Whether you are a jobseeker or you are in work, for many people the financial and associated social strain in addition to the often unrealistic expectations that come with this time of year can bring a host of challenges. Christmas is portrayed as a time of joy, celebration and generosity with many choosing to spend huge amounts of money on lavish food and drink and numerous expensive gifts for family and friends. However, for those already facing financial stress it can exacerbate the worry of how to cope during the festive period.
As the desire to participate in the festivities collides with the reality of the uncertainty of maintaining job searches or being in a job that barely covers the necessities, it can become an extremely delicate balancing act.
Budgeting is imperative and it is important to create a realistic budgeting plan that accounts for essential expenses first such as rent, bills and food. Once this is done, you will be able to see exactly what money is left over for Christmas expenses. Do not be tempted to overlook any essential bills as you will only face double the amount by next month and you do not want to get into more debt.
If you are a job seeker then you must maintain your search for jobs. Seasonal vacancies are often a pathway into permanent employment and if not, then you have gained valuable experience and a potential reference to include on your CV, ready for your next application. Do not lose heart. It may seem hopeless at times but with determination and resilience, you will get a job. It may not be this month or next month, but I can guarantee that something will come along for you. For anyone currently on benefits or receiving a low income, you must check if you are receiving the right amount of benefit entitlements. Never assume because you are working or have been on benefits for a while, that you can not receive additional help because an unbelievable £15 billion pounds of benefits in the UK remain unclaimed each year because people are unaware of what they could be claiming for. Use one of the several benefit calculators and you may just get a nice surprise.
Many charities have funds available and many have access to food vouchers so do contact them. If they are not aware of you then they can not help. I know of someone only recently who works full time and discovered that they were entitled to help because they were also classed as an unpaid carer. As well as charities, food banks and community stores are springing up all over the place to try and satisfy the demand. People of all walks of life use these, from job seekers and single people to families and full time workers.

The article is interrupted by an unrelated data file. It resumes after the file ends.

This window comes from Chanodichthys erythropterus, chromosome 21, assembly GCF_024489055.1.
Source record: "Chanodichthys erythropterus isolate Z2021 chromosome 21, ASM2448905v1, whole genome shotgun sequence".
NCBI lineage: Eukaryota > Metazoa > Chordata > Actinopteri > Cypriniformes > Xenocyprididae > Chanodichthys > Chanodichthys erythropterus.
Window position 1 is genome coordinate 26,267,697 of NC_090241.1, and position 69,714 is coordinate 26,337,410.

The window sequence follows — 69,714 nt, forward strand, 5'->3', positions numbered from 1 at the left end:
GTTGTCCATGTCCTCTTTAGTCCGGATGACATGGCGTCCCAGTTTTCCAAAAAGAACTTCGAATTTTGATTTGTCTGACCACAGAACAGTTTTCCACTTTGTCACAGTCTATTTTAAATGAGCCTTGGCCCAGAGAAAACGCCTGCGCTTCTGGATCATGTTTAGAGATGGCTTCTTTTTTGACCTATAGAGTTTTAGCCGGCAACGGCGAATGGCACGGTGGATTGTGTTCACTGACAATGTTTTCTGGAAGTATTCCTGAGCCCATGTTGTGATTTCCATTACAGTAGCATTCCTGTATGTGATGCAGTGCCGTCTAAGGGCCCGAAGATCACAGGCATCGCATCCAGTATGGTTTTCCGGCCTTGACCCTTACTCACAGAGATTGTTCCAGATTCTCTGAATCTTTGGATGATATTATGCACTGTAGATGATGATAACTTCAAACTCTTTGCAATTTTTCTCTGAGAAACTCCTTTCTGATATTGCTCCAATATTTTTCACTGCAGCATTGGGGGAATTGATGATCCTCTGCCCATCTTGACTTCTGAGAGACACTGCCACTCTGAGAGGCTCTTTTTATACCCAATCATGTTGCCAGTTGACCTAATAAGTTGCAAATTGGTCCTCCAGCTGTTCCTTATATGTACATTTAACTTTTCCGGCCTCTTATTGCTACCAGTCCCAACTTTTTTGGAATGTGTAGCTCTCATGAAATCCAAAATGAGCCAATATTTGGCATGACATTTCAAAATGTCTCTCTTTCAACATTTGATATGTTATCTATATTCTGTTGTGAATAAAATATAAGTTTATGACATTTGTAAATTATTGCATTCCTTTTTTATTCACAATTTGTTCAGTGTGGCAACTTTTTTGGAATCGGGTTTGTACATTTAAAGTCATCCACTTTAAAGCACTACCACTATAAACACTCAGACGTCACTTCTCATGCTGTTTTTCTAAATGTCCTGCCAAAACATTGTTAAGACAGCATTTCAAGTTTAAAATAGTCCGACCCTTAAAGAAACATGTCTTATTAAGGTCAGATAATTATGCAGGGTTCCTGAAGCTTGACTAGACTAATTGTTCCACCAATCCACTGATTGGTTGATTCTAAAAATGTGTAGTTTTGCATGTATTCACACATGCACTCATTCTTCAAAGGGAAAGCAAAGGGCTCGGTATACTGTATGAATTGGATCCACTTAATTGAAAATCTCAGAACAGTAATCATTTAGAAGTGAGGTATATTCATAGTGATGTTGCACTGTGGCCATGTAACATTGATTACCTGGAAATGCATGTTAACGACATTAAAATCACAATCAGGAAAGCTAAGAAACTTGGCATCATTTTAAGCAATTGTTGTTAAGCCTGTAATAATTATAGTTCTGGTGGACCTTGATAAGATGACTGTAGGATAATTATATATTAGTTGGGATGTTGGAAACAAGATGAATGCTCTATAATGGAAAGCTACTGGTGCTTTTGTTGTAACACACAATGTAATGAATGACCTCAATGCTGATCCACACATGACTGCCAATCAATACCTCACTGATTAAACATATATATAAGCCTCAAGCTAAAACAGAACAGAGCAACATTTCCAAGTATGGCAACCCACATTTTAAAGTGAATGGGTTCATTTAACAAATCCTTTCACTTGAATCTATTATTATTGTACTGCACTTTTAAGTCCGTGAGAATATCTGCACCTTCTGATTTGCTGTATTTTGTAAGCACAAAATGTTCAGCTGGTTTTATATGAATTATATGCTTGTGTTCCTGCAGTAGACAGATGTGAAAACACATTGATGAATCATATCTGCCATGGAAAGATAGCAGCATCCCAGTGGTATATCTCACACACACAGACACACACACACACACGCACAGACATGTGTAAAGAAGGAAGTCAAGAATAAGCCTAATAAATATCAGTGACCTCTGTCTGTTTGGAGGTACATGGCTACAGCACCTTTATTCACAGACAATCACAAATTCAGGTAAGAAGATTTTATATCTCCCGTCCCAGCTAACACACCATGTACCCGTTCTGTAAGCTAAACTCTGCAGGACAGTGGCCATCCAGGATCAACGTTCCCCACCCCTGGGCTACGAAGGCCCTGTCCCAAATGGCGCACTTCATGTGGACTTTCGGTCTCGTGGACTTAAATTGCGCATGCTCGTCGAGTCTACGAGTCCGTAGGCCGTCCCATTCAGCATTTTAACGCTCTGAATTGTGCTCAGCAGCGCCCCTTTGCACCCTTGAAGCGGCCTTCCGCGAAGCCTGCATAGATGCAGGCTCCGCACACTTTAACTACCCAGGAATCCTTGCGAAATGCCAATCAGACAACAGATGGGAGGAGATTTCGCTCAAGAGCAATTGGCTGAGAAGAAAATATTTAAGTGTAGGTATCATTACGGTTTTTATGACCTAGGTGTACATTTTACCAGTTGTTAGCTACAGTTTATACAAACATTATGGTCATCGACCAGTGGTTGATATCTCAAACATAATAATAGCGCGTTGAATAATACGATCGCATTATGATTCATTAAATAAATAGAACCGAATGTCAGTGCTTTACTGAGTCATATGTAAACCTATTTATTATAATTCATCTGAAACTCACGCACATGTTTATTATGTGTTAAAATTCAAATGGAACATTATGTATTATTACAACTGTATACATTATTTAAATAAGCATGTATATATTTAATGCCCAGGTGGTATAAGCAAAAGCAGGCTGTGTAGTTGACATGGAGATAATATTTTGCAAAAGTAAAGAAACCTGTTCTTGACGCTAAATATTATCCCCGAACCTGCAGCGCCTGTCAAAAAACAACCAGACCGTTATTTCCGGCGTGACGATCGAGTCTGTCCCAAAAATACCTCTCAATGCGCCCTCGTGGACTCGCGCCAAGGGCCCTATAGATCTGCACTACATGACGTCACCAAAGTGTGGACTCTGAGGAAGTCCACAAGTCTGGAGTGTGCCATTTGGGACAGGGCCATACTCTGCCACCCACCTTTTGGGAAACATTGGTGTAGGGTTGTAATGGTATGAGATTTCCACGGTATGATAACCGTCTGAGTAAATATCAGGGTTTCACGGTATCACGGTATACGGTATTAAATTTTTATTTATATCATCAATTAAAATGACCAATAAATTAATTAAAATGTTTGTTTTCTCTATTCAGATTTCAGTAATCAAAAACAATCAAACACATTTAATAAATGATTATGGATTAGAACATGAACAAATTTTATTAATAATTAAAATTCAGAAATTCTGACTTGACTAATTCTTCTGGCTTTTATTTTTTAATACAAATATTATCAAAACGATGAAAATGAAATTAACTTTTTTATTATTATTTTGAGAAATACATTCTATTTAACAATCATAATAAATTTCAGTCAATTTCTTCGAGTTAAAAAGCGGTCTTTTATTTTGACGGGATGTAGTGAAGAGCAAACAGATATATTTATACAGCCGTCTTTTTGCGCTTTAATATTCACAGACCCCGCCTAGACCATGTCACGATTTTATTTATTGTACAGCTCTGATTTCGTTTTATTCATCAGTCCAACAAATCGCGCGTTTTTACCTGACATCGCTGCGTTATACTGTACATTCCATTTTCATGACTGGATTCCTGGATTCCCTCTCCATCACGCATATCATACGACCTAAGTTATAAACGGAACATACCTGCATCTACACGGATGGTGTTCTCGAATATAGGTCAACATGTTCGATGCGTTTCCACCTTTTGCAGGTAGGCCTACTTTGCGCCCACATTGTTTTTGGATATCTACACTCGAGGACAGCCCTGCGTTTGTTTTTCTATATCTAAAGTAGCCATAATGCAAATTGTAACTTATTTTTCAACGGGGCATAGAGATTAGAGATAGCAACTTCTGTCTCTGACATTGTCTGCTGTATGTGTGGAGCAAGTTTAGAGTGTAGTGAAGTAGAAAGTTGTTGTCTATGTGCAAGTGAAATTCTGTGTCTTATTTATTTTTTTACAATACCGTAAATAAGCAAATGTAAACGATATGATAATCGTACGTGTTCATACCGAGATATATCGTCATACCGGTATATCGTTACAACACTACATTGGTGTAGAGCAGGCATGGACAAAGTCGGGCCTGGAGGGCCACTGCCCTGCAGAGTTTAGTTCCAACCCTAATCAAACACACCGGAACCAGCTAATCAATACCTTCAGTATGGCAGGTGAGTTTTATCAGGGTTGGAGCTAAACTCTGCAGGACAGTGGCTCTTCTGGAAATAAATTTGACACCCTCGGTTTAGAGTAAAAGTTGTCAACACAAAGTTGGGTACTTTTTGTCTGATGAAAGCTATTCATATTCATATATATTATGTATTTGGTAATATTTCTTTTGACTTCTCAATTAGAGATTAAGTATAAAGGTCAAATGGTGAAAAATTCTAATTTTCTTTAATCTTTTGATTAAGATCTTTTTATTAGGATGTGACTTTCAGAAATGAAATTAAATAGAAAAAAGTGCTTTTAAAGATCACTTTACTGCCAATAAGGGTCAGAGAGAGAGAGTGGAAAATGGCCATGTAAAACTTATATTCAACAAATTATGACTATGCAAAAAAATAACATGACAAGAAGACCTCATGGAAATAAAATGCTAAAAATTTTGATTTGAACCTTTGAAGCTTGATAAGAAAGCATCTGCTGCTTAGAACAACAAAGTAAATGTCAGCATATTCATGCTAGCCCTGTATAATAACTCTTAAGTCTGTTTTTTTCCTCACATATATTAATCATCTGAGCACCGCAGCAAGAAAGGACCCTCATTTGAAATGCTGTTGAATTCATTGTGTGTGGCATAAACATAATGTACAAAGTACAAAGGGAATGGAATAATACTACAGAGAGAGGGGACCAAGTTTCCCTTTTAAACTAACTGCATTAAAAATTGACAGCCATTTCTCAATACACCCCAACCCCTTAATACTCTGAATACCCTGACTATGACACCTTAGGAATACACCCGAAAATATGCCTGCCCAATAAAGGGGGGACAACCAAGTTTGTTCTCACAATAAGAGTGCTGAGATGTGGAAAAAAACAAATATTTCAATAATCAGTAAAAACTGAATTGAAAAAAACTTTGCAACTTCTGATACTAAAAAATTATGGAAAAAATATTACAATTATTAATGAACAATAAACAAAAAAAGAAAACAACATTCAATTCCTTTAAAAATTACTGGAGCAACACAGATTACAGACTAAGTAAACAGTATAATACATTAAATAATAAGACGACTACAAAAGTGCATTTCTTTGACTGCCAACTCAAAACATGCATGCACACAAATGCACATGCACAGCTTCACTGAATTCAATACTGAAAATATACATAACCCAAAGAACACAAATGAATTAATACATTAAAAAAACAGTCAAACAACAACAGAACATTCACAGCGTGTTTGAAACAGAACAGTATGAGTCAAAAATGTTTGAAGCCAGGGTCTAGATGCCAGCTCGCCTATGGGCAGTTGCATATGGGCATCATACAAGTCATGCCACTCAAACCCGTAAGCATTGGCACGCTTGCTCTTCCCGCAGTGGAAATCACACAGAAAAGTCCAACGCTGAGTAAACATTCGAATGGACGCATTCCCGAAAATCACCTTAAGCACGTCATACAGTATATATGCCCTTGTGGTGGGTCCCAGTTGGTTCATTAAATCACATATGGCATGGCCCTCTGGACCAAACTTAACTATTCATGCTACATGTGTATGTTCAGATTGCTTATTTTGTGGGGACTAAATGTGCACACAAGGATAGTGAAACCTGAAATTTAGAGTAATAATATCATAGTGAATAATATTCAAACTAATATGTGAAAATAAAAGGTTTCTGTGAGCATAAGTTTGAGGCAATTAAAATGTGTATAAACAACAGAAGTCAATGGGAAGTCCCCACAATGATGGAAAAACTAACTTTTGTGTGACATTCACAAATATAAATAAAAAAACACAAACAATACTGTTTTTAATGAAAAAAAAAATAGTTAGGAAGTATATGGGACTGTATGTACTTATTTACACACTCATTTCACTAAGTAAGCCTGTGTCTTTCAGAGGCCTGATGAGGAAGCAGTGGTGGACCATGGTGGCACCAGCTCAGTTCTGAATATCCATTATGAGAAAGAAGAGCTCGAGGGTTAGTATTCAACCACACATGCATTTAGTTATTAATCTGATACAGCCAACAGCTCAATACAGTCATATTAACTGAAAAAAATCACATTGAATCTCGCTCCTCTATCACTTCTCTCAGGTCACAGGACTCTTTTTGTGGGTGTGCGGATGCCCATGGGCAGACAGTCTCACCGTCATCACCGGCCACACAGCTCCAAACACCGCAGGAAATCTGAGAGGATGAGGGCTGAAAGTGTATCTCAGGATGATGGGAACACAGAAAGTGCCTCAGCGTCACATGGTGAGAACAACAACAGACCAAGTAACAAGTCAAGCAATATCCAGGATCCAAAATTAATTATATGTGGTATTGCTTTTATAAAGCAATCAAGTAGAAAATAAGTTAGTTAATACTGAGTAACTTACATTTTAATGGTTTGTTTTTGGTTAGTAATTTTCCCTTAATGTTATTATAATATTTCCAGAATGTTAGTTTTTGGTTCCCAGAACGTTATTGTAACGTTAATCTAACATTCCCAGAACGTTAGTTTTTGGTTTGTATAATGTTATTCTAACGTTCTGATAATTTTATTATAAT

More and more people are embracing a simpler way of life whether it is focusing on being eco friendly, self sufficiency, living frugally or a combination of all three. It is an increasing trend which is predicted to stay and one that you could be a part of. People who are mindful and have a frugal mindset tend to experience a whole new perspective on life and value what they have.
Don’t be embarrassed to tell people that Christmas is a financial struggle this year and you are not able to afford to buy Christmas presents, especially for the adults in your circle where often you feel obliged to buy a gift for someone simply because they do. Bargain gifts can be picked up on online marketplaces, charity shops (where many new items can be bought), ongoing Black Friday deals and pre Christmas sales in stores, often with huge discounts. Set a limit and stick to it. Try not to put anything unnecessary on credit cards but if you do insist on using credit, ensure it is 0%. Remember that small children especially are not interested in the monetary value of gifts.
Looking after your own welfare is a priority especially at this time of year. Make yourself a priority and focus on your mental wellbeing by setting realistic expectations, taking time out and seeking support if necessary.